The camp years are going to be a challenge to write about. Many people reading this blog were a part of our life then and are still today. We still live in the same community and it’s very likely I’ll run into someone in the grocery store and I’ll stand there at the check-out wondering if they read the latest post. And we have family and friends who still work for the organization that Dave worked for. . .
But there are terribly important things that we learned through the years we spent at camp. And some of our former co-workers have become very dear friends. They’ve been through fire with us and we are closer because of it. Good and bad, the camp years changed me.
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There is a season of our life that I look back on with pleasure.
For two wonderful summers, back when we were teachers, we left Southern California and headed for a little camp outside Cascade, Idaho where Dave was the director.
We had about a dozen regular staff, and a new round of volunteers came every week to cook, counsel, do music and speak.
Dave and I and our two little ones at the time lived in a two-room cabin with a half bath. We ate every meal with the campers and staff. Took showers in the staff bathrooms. Played board games late at night in the dining hall.
We have stories of bears, bobcats and moose from those days. Stories of activities that seemed like a good idea at the time, but really were total insanity. Adventures in hiking, swimming in the mountain lake, feeding chipmunks out of our hands.
Of course, Dave’s work was exhausting. Depending on what other staff were around, his job could be anything from chopping wood to running game time to preaching. Sometimes all. And there was plenty of conflict. But nothing that left you scarred.
Many of the people we worked with had known Dave since he was a little boy. They had watched him grow up. Some had driven 700 miles each way to see us get married. They were proud of him.
And I remember feeling so very loved.
* * * * *
I was discouraged that Dave had to give up seminary. But it had to be done.
My mom told me at some point that year that the school of hard knocks is often better preparation for ministry than the classroom.
I knew she was right. But after a decade of dealing with chronic pain and then addiction, I thought we were wrapping up that form of education.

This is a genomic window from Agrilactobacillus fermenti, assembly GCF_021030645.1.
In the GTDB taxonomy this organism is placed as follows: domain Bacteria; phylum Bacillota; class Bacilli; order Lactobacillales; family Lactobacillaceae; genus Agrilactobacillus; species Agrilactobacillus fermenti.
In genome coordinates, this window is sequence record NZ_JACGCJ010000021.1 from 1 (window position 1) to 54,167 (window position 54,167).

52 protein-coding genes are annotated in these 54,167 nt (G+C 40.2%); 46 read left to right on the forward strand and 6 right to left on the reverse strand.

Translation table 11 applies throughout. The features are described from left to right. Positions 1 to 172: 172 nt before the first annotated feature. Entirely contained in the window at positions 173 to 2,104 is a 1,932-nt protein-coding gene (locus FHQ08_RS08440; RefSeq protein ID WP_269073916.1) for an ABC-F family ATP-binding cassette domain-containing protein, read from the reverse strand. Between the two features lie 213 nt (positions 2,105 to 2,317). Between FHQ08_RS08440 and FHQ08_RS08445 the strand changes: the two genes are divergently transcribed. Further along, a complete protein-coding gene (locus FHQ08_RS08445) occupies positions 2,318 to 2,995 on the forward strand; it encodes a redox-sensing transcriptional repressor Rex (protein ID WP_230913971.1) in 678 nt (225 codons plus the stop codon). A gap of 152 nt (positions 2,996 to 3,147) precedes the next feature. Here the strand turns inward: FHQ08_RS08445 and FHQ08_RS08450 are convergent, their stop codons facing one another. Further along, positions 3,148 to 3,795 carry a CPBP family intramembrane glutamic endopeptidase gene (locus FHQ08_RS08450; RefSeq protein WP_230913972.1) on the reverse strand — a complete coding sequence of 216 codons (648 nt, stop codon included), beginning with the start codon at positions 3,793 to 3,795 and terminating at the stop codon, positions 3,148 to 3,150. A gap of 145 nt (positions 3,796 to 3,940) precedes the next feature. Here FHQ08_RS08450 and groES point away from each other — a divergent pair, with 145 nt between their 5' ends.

When Dave was told about the director position at a camp an hour away, I was hopeful and yet apprehensive. I wanted to go back to camp ministry. I had some concerns. Dave had some concerns. We prayed, asking God to close the door if it wasn’t for us.
But God kept opening doors and within a couple of months, we were moving. And Dave was now both director and program director at a camp in Poulsbo, Washington.
* * * * *
I have been a frustrated employee many times. Just in the past few weeks, I’ve not exactly been pleasant, or had pleasant words to say about my job — exhausted from long hours and tight deadlines and covering vacations. I’ve been pushed far beyond my regular working hours, and I haven’t been very happy about it.
But at the end of the day, even in the busiest times, we all go home. Hopefully to be rejuvenated. Sometimes not. And I’m sitting down to dinner with my family, not my boss and his family. And I can ignore the phone. And I can take walks freely. And no one in my neighborhood cares about how I spend my time.
I have also had moments of frustration and even anger about things my husband has dealt with as an employee. I’ve crabbed about benefits, raises, promotions, office politics, and anything that just rubbed me the wrong way hearing it second hand.
But I have never had access to the boss’s wife — neither mine, nor his — to vent.
* * * * *
When I was a kid, my family flew around the world to live in a strange country. We had read stories of snakes, and jungles and tropical diseases. In my imagination, we were going to live in grass huts without electricity or running water.
I think that’s why our new life didn’t shock me. It was so much better than I had dreamed.
We lived in a house, with electricity, with ceiling fans. And the food was different, but it was good.
But there was a culture. Not just the native culture — the missionary culture — that we had to learn. There was a way of doing things that had been going on long before we arrived . . .
. . . I used to be jealous of the beautiful hospital compound in the jungle, three hours away from our home in Chittagong. To me, it was a haven, far from the smells, sounds and stares in the city. Acres of tamed jungle where kids rode their bikes and climbed trees and swam, separating only for the forced siesta in the afternoons.
But the “culture” was even stronger there. Where you lived next door to your co-workers in a secluded compound.
I know now what I had only the faintest inkling of then, that the jungle compound with its American-style houses, and darwans (unarmed guards) who carried messages to your friends about meeting at the pool at rest-time, and where you played Capture the Flag in the darkest night was not a haven.
Because sometimes the culture is a faulty facade that covers pain: disappointment, anger, loneliness, bitterness and even horrific sin.
* * * * *
I have always envied people who don’t seem to care one bit what others think about them.
People who can deflect criticism because they have so much confidence in themselves . . . or in their calling . . . or in God . . . that words, looks, gossip — like water off a duck’s back . . .
In 2004, the idea of living on a compound still held some charm for me. But looking back, I have to marvel at my hopes for our life at camp. For our marriage. For Dave.
We had stepped into a refiner’s fire.